Future imperfect at Fulham

Posted by Phil Mison

Christopher Lee/Getty ImagesDarren Bent and Fulham's on-field performance has been poor, but many of the club's issues still reside in the boardroom.

Our headline should perhaps be read with a question mark, as the following is a stab in the dark piece of supposition as to how the future landscape of football in West London might look five years hence. For now, rankings in the catchment area of West London where I grew up watching football show my club Fulham in the top flight, QPR are riding high in the Championship, Brentford lead League One.

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That pecking order, which has prevailed for more than a decade, is set to change.

During a torrid week for Premiership outfit Fulham, fans of the Whites have understandably taken to the bunker as the bombs have rained down. The overwhelming evidence says this is the season Fulham, now paying the price for two seasons of under-investment and inept management, are going down. At one end the side cannot find a goal, at the back the side have the worst goal difference across all four leagues.

At the training ground, an aggregation of footballing wisdom over time at the highest level from three individuals -- Rene Meulensteen, Alan Curbishley and Ray Wilkins -- can find no tactical plan or motivation to overcome Sheffield United over two matches and 210 minutes in the FA Cup. A side trounced 3-0 last Saturday by Crewe.

A squad bristling with full internationals and promising academy graduates stands in the headlights and naturally takes the full force of fan frustration. But behind the scenes the architects and decision-makers at board level must also be held to account.

It is too easy with the gift of hindsight to call the appointment of Martin Jol a massive mistake. When a manager arrives holding a CV stamped with time at Tottenham, Hamburg SV and Ajax Amsterdam, one expects a role at modest Fulham to be comfortably within his grasp.

However, Jol's predecessor, Mark Hughes, had sensed the club ethos inside one season and jumped ship in May 2011 -- despite lifting the club to eighth in the league and delivering Europa League qualification. Yes, we grumbled at Sparky's lack of charisma and flair, but what would Fulham fans give for those halcyon days now!

The attrition rate for managers in the Premiership shows how quick nervous chairmen can be to pull the trigger. Having starved Jol of funds, the board's real crime was clinging on too long to the floundering Dutchman. But that again comes with the benefit of hindsight. When Jol went at the end of November, Fulham weren't bottom. They are now.

With new owner Shahid Khan sitting in the United States with just one man reporting back, it is tempting to say where Fulham really lack critical mass during these dark days is at the board level. Once Mohammed Al-Fayed off-loaded the club last summer, two long-serving Fulham directors were dismissed from the board, and it was strongly rumoured to have been delivered in a two line e-mail. One of those, Mark Collins, was Al-Fayed's eyes and ears at the club for many years. Collins has not been back for a game since.

The bookies and every pundit have Fulham nailed on certainties to go down. Record signing Kostas Mitroglou has arrived in the UK unfit. The transfer spend last week has surely come a year too late. The club have landed some decent talent, but Meulensteen also missed out on three major signings for a left-back, a midfielder and a central defender. With Manchester United, Liverpool and Chelsea to come in the next month, the current demoralised first team have to turn things around immediately. It looks a massive ask.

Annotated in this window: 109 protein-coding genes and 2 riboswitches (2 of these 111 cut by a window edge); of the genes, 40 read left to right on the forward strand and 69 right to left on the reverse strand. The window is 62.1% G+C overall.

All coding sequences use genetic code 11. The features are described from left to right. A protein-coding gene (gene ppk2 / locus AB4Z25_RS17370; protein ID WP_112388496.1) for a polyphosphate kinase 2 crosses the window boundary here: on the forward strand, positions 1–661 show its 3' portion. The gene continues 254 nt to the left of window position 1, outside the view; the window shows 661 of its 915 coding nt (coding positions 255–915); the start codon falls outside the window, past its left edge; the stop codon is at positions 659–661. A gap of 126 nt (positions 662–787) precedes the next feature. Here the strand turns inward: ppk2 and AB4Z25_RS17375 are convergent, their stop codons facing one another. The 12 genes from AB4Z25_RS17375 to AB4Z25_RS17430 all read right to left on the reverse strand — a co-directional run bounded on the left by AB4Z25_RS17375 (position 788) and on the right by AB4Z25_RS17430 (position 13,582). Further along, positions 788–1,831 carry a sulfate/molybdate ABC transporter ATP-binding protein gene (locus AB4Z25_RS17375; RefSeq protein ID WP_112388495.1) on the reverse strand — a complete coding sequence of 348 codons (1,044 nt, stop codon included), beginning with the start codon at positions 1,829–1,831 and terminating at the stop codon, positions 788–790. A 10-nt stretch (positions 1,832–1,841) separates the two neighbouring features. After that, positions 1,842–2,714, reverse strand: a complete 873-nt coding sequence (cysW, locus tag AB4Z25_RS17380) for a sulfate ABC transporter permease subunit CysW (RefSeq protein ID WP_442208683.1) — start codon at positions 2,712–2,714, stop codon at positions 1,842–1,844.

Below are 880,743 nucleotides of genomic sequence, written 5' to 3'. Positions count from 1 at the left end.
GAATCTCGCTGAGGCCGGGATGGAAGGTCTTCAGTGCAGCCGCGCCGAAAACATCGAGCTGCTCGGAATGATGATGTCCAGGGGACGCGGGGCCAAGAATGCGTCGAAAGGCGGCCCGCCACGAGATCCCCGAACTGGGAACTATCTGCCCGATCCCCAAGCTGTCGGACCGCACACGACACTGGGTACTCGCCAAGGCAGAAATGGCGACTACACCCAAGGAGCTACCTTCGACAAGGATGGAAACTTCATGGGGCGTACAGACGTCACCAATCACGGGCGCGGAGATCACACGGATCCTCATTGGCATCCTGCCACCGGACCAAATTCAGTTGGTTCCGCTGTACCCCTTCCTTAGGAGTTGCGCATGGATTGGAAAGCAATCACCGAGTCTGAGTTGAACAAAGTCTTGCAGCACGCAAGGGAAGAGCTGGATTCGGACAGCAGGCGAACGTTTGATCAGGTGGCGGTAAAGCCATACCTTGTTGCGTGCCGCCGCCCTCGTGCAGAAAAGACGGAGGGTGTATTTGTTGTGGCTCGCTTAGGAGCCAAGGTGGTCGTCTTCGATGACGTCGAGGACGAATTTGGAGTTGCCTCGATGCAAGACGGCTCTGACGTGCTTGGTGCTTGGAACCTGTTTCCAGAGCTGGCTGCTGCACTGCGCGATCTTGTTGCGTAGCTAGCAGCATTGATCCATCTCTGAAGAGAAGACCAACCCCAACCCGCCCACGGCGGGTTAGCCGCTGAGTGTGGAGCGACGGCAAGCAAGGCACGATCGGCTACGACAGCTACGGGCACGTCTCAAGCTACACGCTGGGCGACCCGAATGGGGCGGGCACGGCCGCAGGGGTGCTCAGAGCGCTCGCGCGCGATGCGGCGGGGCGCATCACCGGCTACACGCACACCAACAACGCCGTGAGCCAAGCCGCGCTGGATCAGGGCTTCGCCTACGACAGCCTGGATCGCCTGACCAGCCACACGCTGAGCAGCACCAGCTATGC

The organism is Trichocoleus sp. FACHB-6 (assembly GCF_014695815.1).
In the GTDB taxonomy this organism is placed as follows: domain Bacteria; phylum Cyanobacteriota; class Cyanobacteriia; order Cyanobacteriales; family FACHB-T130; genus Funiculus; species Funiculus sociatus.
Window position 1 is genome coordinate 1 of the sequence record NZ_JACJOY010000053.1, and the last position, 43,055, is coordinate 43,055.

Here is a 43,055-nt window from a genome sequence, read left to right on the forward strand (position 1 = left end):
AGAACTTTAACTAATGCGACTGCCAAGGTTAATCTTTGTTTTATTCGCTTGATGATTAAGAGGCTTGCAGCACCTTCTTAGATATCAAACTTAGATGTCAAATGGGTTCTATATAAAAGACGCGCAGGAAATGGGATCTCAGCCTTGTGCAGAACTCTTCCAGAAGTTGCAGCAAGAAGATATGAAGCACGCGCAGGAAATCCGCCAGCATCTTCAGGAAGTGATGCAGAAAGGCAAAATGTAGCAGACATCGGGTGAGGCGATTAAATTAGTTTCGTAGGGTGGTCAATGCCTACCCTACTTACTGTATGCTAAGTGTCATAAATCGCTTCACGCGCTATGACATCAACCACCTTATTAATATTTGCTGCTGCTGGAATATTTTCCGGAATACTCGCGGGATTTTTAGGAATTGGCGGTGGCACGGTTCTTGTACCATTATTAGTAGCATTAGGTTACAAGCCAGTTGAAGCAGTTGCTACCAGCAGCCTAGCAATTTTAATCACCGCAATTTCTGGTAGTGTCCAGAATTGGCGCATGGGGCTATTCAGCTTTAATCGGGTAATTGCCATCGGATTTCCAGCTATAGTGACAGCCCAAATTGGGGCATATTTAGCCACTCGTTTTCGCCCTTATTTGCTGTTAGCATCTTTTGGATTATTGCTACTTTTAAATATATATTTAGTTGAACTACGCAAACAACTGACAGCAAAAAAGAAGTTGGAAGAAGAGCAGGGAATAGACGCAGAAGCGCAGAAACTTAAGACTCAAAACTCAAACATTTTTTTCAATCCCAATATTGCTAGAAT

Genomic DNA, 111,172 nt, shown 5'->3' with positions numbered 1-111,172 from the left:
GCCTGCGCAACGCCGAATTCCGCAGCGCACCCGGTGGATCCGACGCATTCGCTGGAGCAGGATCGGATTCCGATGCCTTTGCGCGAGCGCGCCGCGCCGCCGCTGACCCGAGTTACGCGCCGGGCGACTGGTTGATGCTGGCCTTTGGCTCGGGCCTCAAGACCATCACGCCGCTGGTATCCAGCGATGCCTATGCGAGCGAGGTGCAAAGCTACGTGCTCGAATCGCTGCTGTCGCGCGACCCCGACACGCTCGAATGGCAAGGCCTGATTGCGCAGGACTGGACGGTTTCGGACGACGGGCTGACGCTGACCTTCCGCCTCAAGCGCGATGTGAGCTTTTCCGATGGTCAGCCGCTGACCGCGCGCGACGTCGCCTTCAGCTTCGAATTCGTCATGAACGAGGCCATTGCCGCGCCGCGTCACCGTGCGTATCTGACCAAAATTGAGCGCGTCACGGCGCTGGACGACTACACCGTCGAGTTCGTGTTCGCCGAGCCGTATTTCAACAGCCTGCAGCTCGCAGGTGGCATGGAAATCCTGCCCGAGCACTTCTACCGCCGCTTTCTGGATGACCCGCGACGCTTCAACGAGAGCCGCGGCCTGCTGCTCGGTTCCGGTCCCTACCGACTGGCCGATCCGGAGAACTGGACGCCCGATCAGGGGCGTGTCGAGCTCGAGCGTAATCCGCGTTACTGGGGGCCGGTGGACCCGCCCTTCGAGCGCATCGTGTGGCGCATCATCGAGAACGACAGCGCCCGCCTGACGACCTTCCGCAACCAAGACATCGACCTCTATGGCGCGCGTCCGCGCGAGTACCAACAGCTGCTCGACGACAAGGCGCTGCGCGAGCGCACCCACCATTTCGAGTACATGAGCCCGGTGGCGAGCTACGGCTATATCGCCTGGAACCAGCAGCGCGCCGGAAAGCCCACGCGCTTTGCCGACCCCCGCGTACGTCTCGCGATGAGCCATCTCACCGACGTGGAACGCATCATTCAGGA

For those Fulham followers resigned to the drop, but now projecting a chance to rebuild and bounce back stronger, a note of caution. Like any fan, I pray that happens and the club do a QPR. But if the side fragments, should the academy youngsters not fulfil their promise, if attendances drop off and the TV revenues dry up, the near future could look very scary indeed.

One thing relegation guarantees -- the long proposed expansion of the Riverside to a 30,000 seater stadium won't happen. And Fulham's biggest game of the season will be Brentford. Yes, Brentford, who announced in December planning permission to move to a spanking new stadium alongside the M4 flyover. "We are losing five million a year here at Griffin Park, this move gives us sustainability," noted Brentford FC Chairman Cliff Crown in December 2013 after the council chamber approved planning application for a new stadium.

More on the property front. Government plans a massive regeneration project of brownfield and wasteland sites on the old rail yards at Old Oak Common. Talk is this neglected area of West London will be rebuilt to Canary Wharf projections. And included in the blueprint is a wonderful 40,000 capacity stadium for Rangers, along with its own rail hub, no less. Of course, Rangers have been desperate to move away from ramshackle Loftus Road for years.

So there's your potential vision for football across West London in the years to come. Where will your "floating" fan choose to spend his money? On the evidence above, Fulham will have the smallest capacity of the three local sides. Are they likely to be offering the attraction of Premier League football?

It is not the mission of this blog to raise fears of Armageddon. Who can predict where we'll be in five years' time? I only suggest it is time to raise our heads from the navel gazing and consider the bigger picture. Relegation for a small club like Fulham carries enormous implications. Let us not forget the huge sums it cost Al-Fayed to get the club there in the first place.

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